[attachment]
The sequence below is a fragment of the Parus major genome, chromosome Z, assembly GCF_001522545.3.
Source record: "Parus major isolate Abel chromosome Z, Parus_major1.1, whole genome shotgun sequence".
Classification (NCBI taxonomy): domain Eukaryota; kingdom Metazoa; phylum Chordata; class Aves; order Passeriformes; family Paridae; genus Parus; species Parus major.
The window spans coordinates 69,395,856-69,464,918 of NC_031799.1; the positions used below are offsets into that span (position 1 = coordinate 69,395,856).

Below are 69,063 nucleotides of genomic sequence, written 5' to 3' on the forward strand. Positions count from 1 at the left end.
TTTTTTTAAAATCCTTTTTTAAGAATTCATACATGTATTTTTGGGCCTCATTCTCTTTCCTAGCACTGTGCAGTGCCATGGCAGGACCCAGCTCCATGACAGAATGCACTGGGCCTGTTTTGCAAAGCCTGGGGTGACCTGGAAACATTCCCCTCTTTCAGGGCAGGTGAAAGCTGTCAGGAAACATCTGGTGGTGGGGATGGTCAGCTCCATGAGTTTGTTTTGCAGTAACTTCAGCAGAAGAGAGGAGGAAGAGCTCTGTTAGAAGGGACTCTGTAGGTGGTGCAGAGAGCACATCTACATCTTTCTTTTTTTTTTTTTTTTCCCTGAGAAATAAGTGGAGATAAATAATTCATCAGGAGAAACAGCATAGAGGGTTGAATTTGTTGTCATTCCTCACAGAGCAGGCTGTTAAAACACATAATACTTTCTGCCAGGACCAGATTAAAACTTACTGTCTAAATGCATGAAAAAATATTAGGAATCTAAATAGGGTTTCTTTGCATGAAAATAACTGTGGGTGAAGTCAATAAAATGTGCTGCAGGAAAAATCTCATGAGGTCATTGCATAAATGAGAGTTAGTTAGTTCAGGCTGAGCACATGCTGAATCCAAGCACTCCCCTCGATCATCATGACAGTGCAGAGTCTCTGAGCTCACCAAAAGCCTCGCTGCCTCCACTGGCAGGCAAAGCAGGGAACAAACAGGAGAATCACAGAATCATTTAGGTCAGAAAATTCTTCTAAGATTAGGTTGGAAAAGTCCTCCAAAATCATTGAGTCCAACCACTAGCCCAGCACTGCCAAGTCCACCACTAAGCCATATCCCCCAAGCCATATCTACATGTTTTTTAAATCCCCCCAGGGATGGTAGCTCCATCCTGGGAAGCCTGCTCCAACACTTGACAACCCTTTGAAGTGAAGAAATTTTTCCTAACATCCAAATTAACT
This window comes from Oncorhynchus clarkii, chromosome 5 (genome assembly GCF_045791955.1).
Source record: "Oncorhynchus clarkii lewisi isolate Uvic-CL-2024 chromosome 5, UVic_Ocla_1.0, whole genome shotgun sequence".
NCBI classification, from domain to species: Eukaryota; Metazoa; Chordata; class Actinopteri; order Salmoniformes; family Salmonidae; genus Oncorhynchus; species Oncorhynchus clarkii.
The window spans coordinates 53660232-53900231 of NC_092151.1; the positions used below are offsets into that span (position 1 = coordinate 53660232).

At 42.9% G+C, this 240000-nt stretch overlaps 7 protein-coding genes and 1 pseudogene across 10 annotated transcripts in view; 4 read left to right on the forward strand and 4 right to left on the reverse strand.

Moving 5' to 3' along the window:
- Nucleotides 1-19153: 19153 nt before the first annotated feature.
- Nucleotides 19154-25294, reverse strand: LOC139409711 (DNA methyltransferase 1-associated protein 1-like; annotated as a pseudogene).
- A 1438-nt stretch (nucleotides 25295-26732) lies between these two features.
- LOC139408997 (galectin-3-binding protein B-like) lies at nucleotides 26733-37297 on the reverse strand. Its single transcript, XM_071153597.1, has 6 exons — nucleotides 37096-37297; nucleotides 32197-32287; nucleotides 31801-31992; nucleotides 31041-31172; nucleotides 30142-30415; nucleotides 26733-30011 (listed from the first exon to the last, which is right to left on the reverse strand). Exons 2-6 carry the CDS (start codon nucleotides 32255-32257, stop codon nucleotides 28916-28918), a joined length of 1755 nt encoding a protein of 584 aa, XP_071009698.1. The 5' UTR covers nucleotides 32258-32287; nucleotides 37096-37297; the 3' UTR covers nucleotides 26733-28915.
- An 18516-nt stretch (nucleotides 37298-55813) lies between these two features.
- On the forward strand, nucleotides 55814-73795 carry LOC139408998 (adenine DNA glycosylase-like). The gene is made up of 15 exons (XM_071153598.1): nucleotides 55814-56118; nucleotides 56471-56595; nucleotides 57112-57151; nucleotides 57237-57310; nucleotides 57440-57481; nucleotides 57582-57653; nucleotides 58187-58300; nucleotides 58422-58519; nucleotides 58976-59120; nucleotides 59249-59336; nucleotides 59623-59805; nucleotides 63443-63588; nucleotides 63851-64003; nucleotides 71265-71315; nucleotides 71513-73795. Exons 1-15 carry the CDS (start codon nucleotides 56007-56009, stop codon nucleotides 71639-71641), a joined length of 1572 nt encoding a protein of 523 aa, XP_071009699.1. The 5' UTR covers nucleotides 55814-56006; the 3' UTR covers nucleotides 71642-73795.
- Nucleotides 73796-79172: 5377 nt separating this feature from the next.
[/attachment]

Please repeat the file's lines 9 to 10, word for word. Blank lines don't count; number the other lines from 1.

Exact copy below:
NCBI classification, from domain to species: Eukaryota; Metazoa; Chordata; class Actinopteri; order Salmoniformes; family Salmonidae; genus Oncorhynchus; species Oncorhynchus clarkii.
The window spans coordinates 53660232-53900231 of NC_092151.1; the positions used below are offsets into that span (position 1 = coordinate 53660232).